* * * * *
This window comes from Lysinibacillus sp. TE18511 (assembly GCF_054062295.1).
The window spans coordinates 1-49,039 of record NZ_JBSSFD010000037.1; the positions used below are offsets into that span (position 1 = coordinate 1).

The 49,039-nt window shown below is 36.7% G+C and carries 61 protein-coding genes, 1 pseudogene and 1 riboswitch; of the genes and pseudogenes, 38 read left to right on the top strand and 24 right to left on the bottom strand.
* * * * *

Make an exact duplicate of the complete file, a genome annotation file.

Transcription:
This window comes from Lysinibacillus sp. TE18511 (assembly GCF_054062295.1).
The window spans coordinates 1-49,039 of record NZ_JBSSFD010000037.1; the positions used below are offsets into that span (position 1 = coordinate 1).

The 49,039-nt window shown below is 36.7% G+C and carries 61 protein-coding genes, 1 pseudogene and 1 riboswitch; of the genes and pseudogenes, 38 read left to right on the top strand and 24 right to left on the bottom strand.